This moment in today’s Old Testament lesson, when Abraham puts his trust in God, comes very early in the Bible. Abraham is one of the first characters we really get a full story of in Scriptural history, and we meet him near the beginning of the book of Genesis, the first book in the Old Testament.
The story goes that God picked Abraham to be the ancestor of his chosen people. God designated him along with his wife Sarah to become the parents in faith of the entire Judeo-Christian tradition. This reading we just heard records the moment when God is making that historic promise to Abraham. It’s a clear starry night in the desert, and God takes the initiative, as he always does, and speaks: God brought Abraham outside and said, "Look toward heaven and count the stars, if you are able to count them." Then he said to him, "So shall your descendants be." And Abraham believed the LORD; and the LORD reckoned it to him as righteousness.
This is not only the first place in the Bible that talks about God’s initiative to create the spiritual community we’re part of. It’s also probably the first place in the Bible that points toward one of the core principles we rely on as Christians, which in technical language is called justification by faith. Justification by faith is so important, according to the Lutheran theologian Gerhard Forde, that "where the church no longer speaks this word, it has lost its reason for being."
If it’s that important, perhaps we might talk a little about it in honor of this epochal moment in our Genesis reading today. Whether or not you happen to know the technical term “justification by faith,” which certainly many of us here won’t, if you have some familiarity with the Christian meaning system, even via hearing our Episcopal liturgy or hymns, you may recognize the idea, because it underlies everything we do. Without it, our entire Christian system of language and of living loses its internal coherence.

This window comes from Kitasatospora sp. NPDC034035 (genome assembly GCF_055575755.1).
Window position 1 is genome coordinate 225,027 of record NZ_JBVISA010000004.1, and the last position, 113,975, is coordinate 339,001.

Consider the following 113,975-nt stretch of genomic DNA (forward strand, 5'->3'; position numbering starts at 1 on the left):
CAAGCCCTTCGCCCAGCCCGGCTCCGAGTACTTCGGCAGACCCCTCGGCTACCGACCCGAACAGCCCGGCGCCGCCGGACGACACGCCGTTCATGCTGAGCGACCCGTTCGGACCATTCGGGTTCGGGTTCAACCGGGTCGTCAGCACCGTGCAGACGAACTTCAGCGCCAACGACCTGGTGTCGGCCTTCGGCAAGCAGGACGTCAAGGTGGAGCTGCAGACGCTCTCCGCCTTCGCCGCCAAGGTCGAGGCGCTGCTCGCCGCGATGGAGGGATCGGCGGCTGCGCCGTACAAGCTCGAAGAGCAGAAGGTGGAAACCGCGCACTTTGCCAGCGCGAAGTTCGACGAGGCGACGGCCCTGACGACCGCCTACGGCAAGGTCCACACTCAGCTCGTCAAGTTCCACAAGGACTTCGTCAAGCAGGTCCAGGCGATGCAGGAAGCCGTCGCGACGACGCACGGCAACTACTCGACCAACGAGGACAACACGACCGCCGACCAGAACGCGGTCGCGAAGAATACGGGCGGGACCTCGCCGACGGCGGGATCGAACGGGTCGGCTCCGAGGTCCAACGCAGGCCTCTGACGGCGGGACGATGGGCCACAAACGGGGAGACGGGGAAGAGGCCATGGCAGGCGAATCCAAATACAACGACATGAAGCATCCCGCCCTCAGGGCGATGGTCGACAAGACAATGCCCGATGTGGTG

Justification by faith is the Christian explanation of how God makes people definitively secure in his love – an idea Christians value so much that we have many, many metaphors for it. Made right with him, welcomed into friendship with him, forgiven our sins, counted as acceptable, made his own, adopted into his family, given his life, indwelt by him -- whatever metaphor you want to use. The historic Christian teaching is that we are made right with God not via anything we do, but via relying on what God has done for us in Christ. Our acceptance by God is not anchored in us, but in God himself.
Now Abraham lived about as far before the time of Christ as we do after it, so obviously he could not possibly have framed what he was doing as anchoring his life in Christ instead of himself. But he could trust what he knew of God’s promise, and that was plenty: “Abraham believed the LORD; and the LORD reckoned it to him as righteousness.” So God is already, even in the very first book of the Old Testament, laying the groundwork for this principle which we as Christians see coming to full flower in what God does in Jesus. God is already beginning to teach his people how he wants to bring us to him – not by our actions, not by our religious observance, not by trying to be a good person, not by anything that encourages us to trust in ourselves, but by trust in God alone. That is the truth that, technically, we call justification by faith.